It’s easy to make mistakes. We’ve all done it. Maybe you’ve put the milk in the cupboard and the cereal in the fridge this morning! These things happen with busy lives. But what about the security audit? There are dozens, if not hundreds, of small mis-steps that can turn a security audit sideways. And many of them seem to happen over and over again, regardless of how experienced the security teams may be. The bad news is that they can make the security audit process a lot harder; the good news is that many of them can be avoided with some careful planning.
Here are the top 5 mistakes we see with companies who are starting the security audit process.
1. You don’t prepare sufficiently ahead of time
By far the biggest mistake companies make is not being ready for an audit. They have chosen an audit firm and think they are ready to go but are they really ready for the rigorous process of a security audit? Thinking you are ready and actually being ready are two different things. For example, you might think you have all your data secure but do you understand the boundaries of the security audit? This could involve systems and potential supply chains that you have not considered being in-scope and have not properly secured them. Do you know where all your sensitive data is stored and who has access? Consider getting outside help to prepare for your audit. It will save you time and money in the long run and make the audit process a lot easier and faster.
2. You’re not taking advantage of tools and technology
Spreadsheets everywhere! No version control! If you don’t have the right tools to complete an audit it will drive you crazy. Consider using an application that can help you manage your documents, keep track of approvals and share the documents real time with your auditor. A system that allows for comments and updates to documents real-time will move your audit process along faster. And if you haven’t checked out the latest in audit preparation software, take some time to do your research. You might be surprised at how many companies are using integrated risk management software to help prepare for audits more efficiently.
3. You have policies and procedures in place but can’t prove that you’re adhering to them
So you have the policies and procedures in place - great! How does the auditor know that they are being followed? You need to show evidence. And we hear from auditors on a regular basis that one of their biggest headaches is a lack of evidence. Find a system to track not only the policies and procedures you have put in place but one that will also map the evidence back to them to support your work. Fixing this common mistake will solve a big auditor headache and help your security audit run more smoothly.
4. You don’t allocate sufficient budget
Have you developed a realistic budget that will cover the cost of a security budget? Or have you developed an optimistic budget based on low-cost suppliers and “almost-right” systems. Having a realistic budget is essential. Doing a security audit is a significant investment of both time and money for your company. The rewards are great but in order to ease the pain you need to start at the right place and invest in the process as an ongoing quality commitment for your business. Low-cost suppliers will cost you more in the long run as it will take more time to complete the audit and you will pay more in auditor fees. As in points 1, 2 and 3 above, prepare well ahead of time, invest in the right tools for the job and gather the evidence ahead of time to make sure your security audit runs smoothly. Talk about your budget with a company who can help in security audit preparation and also talk about your budget with an audit firm so that you understand ahead of time what kind of financial commitment you are making.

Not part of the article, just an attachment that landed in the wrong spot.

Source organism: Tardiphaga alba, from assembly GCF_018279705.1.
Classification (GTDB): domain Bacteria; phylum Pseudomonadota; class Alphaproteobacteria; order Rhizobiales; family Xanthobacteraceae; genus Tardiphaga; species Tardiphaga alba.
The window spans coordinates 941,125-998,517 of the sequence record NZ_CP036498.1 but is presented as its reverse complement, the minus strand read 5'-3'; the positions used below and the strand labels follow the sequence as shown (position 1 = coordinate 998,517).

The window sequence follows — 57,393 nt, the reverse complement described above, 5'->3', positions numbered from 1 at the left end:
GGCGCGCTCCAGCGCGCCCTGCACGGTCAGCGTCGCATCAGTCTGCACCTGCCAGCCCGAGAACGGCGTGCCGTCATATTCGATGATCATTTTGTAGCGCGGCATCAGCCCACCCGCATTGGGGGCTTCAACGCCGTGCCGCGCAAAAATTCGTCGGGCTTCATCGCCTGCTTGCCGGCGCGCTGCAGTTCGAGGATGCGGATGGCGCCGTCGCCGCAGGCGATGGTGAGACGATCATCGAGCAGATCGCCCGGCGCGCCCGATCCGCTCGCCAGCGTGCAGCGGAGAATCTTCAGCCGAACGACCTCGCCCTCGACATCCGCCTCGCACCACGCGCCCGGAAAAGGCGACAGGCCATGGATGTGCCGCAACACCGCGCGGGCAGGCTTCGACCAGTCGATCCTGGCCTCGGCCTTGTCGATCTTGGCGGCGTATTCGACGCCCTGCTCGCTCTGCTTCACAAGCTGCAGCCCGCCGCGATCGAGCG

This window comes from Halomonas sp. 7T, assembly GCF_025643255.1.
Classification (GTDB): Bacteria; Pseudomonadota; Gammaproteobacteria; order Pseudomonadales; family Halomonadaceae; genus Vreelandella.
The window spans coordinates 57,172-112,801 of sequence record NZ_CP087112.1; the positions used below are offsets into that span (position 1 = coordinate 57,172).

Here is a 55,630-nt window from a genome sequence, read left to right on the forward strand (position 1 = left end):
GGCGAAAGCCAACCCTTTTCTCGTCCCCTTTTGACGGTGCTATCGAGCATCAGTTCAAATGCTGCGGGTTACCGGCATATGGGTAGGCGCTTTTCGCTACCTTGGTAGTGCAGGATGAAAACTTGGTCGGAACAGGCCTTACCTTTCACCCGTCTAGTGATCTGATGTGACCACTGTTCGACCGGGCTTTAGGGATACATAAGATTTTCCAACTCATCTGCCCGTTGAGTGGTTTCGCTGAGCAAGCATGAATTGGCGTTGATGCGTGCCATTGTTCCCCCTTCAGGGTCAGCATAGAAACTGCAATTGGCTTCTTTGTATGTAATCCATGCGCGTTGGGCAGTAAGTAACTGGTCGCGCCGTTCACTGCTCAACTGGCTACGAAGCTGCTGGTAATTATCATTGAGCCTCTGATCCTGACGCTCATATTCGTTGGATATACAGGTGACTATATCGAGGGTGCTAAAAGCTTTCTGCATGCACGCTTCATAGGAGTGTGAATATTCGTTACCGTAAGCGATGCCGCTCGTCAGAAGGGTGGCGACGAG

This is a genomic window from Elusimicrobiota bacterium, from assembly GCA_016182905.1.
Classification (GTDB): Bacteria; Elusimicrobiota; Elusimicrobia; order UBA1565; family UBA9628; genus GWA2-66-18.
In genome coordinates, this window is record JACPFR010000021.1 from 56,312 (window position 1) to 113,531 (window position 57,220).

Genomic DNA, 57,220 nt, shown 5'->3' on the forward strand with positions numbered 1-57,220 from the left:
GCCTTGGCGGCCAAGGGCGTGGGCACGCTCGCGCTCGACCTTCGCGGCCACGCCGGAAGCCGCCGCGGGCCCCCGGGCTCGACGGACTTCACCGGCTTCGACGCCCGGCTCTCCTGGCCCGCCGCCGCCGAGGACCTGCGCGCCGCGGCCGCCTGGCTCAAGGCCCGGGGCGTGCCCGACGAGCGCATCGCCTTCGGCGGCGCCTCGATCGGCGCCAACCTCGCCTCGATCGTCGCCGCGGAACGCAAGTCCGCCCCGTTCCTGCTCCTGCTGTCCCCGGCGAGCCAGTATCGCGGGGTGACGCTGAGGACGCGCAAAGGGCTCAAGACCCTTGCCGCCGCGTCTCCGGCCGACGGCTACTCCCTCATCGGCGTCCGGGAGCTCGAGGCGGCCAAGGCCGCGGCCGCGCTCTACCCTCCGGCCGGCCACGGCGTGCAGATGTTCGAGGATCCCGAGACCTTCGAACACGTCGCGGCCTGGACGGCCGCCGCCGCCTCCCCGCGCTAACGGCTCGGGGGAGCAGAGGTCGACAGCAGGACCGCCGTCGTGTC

5. You want to debate and pressure auditors to cut corners
Although we love the old saying that “the customer is always right”, it probably shouldn’t apply when it comes to security audits. Customers should not make the mistake of putting pressure on auditors to cut corners or argue with them about what element of the audit is necessary or not. If you have selected an auditor who is an AICPA member then you should already be in good hands. These auditors work to a strict code of professionalism, are well-trained and have experience in the security audit process. Agreeing to the scope of the audit ahead of time can save a lot of conflict down the road. If you are looking for an auditor check out a previous Ostendio blog post: “How to choose a SOC2 auditor - 6 questions to ask” for some guidance around selecting an audit firm that fits your needs.
Overall, we all make mistakes from time to time but many can be avoided with good preparation and planning. Focusing on the task of a security audit and planning ahead of time can help make the whole process less painful.
Ostendio helps customers every day as they prepare for audits and meet over 100 standards globally. We even help our customers find and engage qualified audit firms through our Auditor Connect platform. Speak to our experts to discuss your needs and see if the MyVCM integrated risk management platform can help your company take the pain out of security audits.
Not sure where to start?
The NIST Guide can help. We can also provide you with a free copy of Ostendio’s password policy, as an example. Just contact us at firstname.lastname@example.org.
Avoiding the Hidden Pitfalls of Security Audits
In this webinar, see the 5 most common pitfalls of security audits and learn how you can avoid them with the power of MyVCM CrossWalk Assessments.